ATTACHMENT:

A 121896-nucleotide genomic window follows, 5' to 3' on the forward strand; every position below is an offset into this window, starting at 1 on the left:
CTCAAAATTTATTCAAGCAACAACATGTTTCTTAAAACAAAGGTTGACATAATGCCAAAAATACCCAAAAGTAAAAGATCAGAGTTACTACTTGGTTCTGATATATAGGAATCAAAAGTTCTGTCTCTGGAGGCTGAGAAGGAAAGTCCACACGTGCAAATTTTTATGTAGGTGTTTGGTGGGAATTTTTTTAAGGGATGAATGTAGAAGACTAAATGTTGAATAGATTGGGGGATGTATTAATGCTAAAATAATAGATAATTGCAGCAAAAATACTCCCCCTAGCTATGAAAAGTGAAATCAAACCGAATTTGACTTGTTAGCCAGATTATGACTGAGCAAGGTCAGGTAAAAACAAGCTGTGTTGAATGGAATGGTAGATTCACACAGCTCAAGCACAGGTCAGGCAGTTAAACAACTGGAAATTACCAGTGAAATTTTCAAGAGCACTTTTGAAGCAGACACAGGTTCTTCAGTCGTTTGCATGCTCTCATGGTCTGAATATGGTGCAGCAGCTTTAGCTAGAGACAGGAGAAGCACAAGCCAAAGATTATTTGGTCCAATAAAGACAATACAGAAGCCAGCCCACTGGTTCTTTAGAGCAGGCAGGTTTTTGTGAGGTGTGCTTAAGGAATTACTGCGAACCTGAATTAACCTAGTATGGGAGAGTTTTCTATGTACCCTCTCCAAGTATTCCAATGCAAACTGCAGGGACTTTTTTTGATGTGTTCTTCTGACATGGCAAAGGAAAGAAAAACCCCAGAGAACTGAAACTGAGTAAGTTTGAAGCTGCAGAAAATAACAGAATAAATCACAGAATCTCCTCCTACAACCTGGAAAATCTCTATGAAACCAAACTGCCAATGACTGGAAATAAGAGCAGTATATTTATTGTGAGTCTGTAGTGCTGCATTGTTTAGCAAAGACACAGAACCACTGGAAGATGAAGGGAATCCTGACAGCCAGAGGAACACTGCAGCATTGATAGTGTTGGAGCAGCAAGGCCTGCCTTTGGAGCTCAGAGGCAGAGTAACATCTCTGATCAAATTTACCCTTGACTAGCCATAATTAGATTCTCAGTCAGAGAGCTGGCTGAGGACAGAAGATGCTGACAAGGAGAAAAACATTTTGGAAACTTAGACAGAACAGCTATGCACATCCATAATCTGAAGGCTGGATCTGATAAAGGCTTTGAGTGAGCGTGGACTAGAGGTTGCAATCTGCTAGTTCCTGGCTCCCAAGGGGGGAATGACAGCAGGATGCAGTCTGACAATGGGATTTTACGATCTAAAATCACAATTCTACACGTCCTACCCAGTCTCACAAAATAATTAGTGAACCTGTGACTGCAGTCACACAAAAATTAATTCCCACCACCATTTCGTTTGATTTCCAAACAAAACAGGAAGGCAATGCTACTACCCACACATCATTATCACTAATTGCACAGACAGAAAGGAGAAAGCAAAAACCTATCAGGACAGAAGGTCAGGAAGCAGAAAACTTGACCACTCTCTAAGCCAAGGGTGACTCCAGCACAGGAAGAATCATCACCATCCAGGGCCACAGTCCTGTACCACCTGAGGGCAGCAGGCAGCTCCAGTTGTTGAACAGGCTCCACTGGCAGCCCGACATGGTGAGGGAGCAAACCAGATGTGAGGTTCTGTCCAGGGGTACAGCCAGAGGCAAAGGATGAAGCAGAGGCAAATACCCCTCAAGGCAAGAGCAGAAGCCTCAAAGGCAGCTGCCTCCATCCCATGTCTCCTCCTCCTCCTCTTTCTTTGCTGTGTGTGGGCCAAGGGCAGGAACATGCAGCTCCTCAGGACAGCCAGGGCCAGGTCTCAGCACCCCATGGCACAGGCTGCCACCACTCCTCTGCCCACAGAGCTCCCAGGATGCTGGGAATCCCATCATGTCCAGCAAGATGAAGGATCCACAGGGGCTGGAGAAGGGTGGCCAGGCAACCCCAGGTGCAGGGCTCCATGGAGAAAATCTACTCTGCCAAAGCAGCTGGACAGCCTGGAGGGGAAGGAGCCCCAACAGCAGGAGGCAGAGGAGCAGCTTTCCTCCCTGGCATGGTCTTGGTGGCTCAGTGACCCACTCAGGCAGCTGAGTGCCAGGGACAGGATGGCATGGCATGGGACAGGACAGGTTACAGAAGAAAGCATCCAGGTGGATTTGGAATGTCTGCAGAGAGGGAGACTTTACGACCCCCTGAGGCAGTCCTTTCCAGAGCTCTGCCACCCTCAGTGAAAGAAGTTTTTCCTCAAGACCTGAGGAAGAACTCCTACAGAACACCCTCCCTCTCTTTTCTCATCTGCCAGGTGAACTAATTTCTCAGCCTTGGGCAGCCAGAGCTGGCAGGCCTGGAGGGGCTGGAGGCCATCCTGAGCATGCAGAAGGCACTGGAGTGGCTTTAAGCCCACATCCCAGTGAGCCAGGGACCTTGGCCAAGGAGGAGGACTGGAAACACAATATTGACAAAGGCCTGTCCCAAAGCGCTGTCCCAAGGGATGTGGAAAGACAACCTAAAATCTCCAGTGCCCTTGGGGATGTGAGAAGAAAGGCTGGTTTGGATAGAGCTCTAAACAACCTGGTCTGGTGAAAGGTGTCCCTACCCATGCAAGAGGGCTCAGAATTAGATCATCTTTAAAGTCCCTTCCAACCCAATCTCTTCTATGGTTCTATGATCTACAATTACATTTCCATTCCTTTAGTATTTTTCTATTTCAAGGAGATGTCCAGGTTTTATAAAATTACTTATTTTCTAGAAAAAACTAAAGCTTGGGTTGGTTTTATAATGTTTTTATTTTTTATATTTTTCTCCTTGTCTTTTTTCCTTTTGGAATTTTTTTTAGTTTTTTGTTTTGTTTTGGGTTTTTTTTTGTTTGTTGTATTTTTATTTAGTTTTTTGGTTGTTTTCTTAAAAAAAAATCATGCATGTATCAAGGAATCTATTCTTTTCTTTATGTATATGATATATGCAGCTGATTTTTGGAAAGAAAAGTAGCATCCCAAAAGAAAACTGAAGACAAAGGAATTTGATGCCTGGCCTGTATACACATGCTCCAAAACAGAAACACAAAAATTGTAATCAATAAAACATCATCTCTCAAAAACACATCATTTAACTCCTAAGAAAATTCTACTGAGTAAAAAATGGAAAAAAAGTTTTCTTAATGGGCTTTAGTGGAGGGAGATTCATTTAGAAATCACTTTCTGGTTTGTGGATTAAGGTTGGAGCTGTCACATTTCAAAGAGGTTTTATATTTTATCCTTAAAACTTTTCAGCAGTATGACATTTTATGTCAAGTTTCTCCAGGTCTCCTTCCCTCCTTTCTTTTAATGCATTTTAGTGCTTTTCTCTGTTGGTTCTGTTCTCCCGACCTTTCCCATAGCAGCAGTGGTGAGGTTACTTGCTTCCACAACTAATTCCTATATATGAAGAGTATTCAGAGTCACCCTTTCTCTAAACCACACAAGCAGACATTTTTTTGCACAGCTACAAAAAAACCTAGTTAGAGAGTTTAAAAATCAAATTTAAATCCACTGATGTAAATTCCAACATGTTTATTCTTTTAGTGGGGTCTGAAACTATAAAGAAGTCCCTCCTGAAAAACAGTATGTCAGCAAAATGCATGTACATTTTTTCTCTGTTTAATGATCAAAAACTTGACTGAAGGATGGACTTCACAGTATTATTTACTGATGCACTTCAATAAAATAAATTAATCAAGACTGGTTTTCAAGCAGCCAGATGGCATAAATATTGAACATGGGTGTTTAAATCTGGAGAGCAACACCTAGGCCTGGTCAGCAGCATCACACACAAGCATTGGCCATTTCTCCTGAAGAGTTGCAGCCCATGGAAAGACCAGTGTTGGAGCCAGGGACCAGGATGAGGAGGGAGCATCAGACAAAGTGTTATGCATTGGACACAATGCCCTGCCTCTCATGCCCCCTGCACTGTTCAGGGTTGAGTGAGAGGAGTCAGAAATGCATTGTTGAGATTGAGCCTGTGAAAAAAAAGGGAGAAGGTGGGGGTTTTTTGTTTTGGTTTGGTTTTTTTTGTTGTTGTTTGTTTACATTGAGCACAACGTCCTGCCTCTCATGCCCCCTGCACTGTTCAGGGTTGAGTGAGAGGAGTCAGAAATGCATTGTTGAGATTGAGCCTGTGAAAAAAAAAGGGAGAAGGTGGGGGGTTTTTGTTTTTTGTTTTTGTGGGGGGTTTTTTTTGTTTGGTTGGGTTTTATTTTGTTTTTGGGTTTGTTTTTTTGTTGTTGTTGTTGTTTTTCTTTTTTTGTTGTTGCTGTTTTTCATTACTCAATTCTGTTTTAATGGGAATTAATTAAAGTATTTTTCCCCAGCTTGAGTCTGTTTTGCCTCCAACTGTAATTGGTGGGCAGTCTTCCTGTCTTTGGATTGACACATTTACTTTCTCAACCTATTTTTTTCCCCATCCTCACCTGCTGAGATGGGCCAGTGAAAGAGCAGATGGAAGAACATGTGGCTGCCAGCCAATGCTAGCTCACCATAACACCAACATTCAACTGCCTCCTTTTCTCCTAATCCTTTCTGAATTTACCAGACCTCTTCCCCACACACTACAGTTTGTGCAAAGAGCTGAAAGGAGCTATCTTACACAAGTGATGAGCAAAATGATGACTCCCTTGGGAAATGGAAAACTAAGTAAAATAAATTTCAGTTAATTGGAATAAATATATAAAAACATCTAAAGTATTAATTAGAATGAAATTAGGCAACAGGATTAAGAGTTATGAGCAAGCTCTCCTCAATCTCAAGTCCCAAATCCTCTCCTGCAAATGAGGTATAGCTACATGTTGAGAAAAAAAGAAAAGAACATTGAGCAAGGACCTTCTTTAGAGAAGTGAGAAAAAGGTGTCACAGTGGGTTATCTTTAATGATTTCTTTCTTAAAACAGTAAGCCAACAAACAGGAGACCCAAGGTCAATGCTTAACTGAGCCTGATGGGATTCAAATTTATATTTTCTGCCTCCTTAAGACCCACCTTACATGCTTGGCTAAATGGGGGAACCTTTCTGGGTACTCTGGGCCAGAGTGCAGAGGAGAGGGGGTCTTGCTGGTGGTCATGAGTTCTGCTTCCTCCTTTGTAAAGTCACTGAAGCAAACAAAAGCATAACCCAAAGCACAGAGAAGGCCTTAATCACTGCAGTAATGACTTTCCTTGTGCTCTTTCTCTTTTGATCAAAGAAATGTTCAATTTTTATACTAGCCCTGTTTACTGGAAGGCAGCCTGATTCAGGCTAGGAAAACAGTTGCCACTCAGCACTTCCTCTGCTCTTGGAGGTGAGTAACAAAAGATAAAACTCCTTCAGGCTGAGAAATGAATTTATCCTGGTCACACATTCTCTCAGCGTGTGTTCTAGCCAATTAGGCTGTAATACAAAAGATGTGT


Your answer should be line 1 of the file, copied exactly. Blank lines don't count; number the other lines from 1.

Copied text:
A 121896-nucleotide genomic window follows, 5' to 3' on the forward strand; every position below is an offset into this window, starting at 1 on the left: